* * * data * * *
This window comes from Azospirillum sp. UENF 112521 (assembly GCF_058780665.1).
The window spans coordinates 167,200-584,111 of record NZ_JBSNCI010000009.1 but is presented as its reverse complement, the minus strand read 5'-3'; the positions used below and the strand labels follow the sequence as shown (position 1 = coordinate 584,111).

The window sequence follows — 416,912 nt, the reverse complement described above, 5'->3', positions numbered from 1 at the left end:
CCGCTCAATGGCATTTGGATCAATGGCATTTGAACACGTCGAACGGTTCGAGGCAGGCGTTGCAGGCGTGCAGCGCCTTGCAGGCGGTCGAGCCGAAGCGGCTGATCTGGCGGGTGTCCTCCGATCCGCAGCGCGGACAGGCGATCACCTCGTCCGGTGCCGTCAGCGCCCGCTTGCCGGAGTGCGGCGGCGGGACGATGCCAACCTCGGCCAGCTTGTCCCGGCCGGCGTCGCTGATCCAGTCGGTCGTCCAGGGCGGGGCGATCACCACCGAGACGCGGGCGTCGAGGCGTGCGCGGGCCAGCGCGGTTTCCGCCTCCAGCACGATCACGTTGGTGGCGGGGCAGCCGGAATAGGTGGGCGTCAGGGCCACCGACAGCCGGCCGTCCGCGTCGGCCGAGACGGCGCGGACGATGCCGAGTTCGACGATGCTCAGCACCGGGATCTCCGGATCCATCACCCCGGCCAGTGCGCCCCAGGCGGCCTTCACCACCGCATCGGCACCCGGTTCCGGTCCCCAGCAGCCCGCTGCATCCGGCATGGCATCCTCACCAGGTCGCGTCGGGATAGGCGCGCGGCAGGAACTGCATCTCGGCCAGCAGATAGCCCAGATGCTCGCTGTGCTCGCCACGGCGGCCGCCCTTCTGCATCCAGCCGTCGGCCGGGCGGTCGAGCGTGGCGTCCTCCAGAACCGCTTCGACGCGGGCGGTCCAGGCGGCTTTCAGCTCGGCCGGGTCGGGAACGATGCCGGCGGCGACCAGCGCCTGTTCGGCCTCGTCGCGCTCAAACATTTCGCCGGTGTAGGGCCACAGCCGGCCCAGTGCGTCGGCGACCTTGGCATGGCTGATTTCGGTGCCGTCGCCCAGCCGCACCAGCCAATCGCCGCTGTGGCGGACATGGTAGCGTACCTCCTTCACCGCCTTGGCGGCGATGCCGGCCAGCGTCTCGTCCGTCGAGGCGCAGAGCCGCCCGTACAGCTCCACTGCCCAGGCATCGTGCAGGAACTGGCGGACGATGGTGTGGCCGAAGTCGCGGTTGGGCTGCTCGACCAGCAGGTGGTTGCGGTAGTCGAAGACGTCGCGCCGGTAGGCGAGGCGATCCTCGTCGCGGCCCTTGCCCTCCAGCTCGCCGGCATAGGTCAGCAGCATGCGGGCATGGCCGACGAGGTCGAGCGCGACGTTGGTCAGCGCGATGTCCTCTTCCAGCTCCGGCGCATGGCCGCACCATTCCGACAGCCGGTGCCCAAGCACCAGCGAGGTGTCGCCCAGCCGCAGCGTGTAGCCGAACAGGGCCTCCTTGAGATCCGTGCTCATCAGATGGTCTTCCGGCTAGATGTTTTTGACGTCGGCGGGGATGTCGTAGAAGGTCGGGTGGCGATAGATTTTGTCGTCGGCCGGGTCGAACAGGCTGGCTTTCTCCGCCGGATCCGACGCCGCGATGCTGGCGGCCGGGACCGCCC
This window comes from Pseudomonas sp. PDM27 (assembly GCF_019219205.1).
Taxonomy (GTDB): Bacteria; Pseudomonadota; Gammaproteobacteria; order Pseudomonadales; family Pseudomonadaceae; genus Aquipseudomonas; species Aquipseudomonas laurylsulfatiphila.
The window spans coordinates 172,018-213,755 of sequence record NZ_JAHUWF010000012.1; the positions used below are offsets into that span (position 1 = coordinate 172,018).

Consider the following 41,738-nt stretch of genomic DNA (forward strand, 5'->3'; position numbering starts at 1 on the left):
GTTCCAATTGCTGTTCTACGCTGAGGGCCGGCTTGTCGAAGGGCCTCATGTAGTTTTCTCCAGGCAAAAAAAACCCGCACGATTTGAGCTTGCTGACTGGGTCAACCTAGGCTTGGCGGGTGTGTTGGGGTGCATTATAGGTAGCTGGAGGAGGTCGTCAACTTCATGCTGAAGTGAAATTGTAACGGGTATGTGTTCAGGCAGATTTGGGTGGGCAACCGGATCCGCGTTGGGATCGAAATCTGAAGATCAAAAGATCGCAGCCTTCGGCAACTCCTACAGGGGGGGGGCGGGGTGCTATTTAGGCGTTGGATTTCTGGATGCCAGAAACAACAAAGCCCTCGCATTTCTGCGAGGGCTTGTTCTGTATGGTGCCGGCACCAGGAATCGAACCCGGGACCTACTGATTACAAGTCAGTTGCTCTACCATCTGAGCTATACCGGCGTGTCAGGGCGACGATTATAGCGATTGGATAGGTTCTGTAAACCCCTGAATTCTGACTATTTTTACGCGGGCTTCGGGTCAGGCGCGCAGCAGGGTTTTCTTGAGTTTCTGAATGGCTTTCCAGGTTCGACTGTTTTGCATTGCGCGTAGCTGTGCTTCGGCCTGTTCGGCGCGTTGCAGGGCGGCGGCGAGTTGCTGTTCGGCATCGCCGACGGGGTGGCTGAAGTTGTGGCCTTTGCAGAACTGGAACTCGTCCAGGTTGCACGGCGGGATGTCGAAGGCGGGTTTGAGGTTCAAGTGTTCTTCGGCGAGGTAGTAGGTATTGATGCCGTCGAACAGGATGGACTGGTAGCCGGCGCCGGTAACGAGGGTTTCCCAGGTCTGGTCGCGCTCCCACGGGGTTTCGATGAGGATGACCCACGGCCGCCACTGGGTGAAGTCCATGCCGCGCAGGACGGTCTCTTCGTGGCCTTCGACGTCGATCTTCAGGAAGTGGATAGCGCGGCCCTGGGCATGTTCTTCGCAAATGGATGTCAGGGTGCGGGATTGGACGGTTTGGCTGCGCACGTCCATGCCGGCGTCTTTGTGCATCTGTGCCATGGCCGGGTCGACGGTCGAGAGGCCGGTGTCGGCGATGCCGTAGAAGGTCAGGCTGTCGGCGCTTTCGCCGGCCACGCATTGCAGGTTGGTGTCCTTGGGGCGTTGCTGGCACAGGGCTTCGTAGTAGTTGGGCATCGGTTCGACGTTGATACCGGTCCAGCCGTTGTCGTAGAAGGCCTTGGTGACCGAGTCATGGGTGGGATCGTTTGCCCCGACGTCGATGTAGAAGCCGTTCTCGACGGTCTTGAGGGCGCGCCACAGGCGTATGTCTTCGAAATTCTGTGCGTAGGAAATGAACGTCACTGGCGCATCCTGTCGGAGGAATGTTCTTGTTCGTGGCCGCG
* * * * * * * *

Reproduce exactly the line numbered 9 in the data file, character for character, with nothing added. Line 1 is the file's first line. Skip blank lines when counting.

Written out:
GTTCCAATTGCTGTTCTACGCTGAGGGCCGGCTTGTCGAAGGGCCTCATGTAGTTTTCTCCAGGCAAAAAAAACCCGCACGATTTGAGCTTGCTGACTGGGTCAACCTAGGCTTGGCGGGTGTGTTGGGGTGCATTATAGGTAGCTGGAGGAGGTCGTCAACTTCATGCTGAAGTGAAATTGTAACGGGTATGTGTTCAGGCAGATTTGGGTGGGCAACCGGATCCGCGTTGGGATCGAAATCTGAAGATCAAAAGATCGCAGCCTTCGGCAACTCCTACAGGGGGGGGGCGGGGTGCTATTTAGGCGTTGGATTTCTGGATGCCAGAAACAACAAAGCCCTCGCATTTCTGCGAGGGCTTGTTCTGTATGGTGCCGGCACCAGGAATCGAACCCGGGACCTACTGATTACAAGTCAGTTGCTCTACCATCTGAGCTATACCGGCGTGTCAGGGCGACGATTATAGCGATTGGATAGGTTCTGTAAACCCCTGAATTCTGACTATTTTTACGCGGGCTTCGGGTCAGGCGCGCAGCAGGGTTTTCTTGAGTTTCTGAATGGCTTTCCAGGTTCGACTGTTTTGCATTGCGCGTAGCTGTGCTTCGGCCTGTTCGGCGCGTTGCAGGGCGGCGGCGAGTTGCTGTTCGGCATCGCCGACGGGGTGGCTGAAGTTGTGGCCTTTGCAGAACTGGAACTCGTCCAGGTTGCACGGCGGGATGTCGAAGGCGGGTTTGAGGTTCAAGTGTTCTTCGGCGAGGTAGTAGGTATTGATGCCGTCGAACAGGATGGACTGGTAGCCGGCGCCGGTAACGAGGGTTTCCCAGGTCTGGTCGCGCTCCCACGGGGTTTCGATGAGGATGACCCACGGCCGCCACTGGGTGAAGTCCATGCCGCGCAGGACGGTCTCTTCGTGGCCTTCGACGTCGATCTTCAGGAAGTGGATAGCGCGGCCCTGGGCATGTTCTTCGCAAATGGATGTCAGGGTGCGGGATTGGACGGTTTGGCTGCGCACGTCCATGCCGGCGTCTTTGTGCATCTGTGCCATGGCCGGGTCGACGGTCGAGAGGCCGGTGTCGGCGATGCCGTAGAAGGTCAGGCTGTCGGCGCTTTCGCCGGCCACGCATTGCAGGTTGGTGTCCTTGGGGCGTTGCTGGCACAGGGCTTCGTAGTAGTTGGGCATCGGTTCGACGTTGATACCGGTCCAGCCGTTGTCGTAGAAGGCCTTGGTGACCGAGTCATGGGTGGGATCGTTTGCCCCGACGTCGATGTAGAAGCCGTTCTCGACGGTCTTGAGGGCGCGCCACAGGCGTATGTCTTCGAAATTCTGTGCGTAGGAAATGAACGTCACTGGCGCATCCTGTCGGAGGAATGTTCTTGTTCGTGGCCGCG